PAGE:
Sometimes I look in the fridge and think, "what am I going to do with all of this random stuff?" While it seemed pretty empty around the holidays, during some point in January, the fridge suffered from a glut of various half-full jars and plastic containers. Add to that a bunch of fresh vegetables because I was starting to feel guilty about eating so poorly in the weeks between Thanksgiving and mid-January. Among other things, we purchased a celery root so I could make one of my new favorite salads, celeri remoulade. I'm not a big fan of celery, but I loooove celeriac. Love it. But woman (and certainly not the man in this house) can't live on celery root alone, so I had to think of something more substantial to eat it with. Luckily, one of the myriad containers held about half of a rotisserie chicken. Another container held about half a cup of cranberry sauce left over from the fruitcake I made for my dad. Yes, I realize that I made that cake a month prior, but the sauce was still fine (acidy things tend to keep well under refrigeration). That became the starting point for a barbecue sauce.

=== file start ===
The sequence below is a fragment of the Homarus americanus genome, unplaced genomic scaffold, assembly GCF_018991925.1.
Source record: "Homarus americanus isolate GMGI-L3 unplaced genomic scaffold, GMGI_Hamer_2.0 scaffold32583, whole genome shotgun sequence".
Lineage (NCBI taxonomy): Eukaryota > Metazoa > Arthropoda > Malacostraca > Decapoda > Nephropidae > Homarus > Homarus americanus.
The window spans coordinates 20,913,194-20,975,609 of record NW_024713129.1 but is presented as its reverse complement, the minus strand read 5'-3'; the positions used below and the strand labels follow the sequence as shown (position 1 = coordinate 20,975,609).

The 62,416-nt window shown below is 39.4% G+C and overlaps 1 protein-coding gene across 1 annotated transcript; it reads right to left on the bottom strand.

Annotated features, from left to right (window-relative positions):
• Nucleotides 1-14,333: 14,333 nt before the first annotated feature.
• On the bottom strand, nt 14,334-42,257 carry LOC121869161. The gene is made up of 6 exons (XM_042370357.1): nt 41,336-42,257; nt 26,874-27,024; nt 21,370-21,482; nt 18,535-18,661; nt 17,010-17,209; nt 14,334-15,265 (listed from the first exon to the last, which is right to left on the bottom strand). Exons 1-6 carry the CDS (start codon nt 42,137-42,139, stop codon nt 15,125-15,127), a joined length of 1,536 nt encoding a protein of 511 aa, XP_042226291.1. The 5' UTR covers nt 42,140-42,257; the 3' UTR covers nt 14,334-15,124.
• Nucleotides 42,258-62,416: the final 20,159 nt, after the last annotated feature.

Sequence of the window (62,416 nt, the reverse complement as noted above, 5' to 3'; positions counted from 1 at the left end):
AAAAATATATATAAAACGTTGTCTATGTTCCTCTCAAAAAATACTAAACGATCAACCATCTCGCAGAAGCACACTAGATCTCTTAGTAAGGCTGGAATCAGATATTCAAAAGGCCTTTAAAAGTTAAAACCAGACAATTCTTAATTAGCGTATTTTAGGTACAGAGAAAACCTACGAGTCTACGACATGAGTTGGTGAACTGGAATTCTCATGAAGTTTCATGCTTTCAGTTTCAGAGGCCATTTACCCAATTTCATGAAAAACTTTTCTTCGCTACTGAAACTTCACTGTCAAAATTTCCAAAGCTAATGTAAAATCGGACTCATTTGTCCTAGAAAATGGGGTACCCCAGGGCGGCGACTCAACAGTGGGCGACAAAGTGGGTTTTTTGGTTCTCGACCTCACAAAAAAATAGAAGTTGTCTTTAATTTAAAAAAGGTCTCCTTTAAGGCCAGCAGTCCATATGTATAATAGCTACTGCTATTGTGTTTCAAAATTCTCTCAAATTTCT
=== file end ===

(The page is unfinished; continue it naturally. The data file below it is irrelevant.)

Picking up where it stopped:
Where am I going with all of this? Why, it's a riff on a classic pulled pork sandwich with cole slaw. Only it's pulled chicken with celeri remoulade. And it was quite delicious, if I do say so myself.

If you don't like celeriac, feel free to substitute your favorite cole slaw.

Pulled Chicken with Cranberry BBQ Sauce

1/2 cup onion, chopped
olive oil
1/2 cup whole berry cranberry sauce
1/4 cup ketchup
4 tablespoons apple cider vinegar
1 tablespoon Worcestershire sauce
2 tablespoons yellow mustard
1/2 cup, packed, brown sugar
1 teaspoon Sriracha (or more to taste)
1 teaspoon smoked paprika
1 teaspoon garlic powder
1 teaspoon ground coriander
3 cups cooked chicken, roughly chopped
salt and pepper

In a saucepan, cook onion in a dribble of olive oil and a pinch of salt until soft and translucent. Add next 10 ingredients and bring to a boil. Lower heat and cook 5 minutes. Add chicken and stir well to coat with sauce. Cook for 15-20 minutes until warmed through. Serve on potato rolls with celeri remoulade.

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Friday, February 10, 2012

Fishtail by David Burke, New York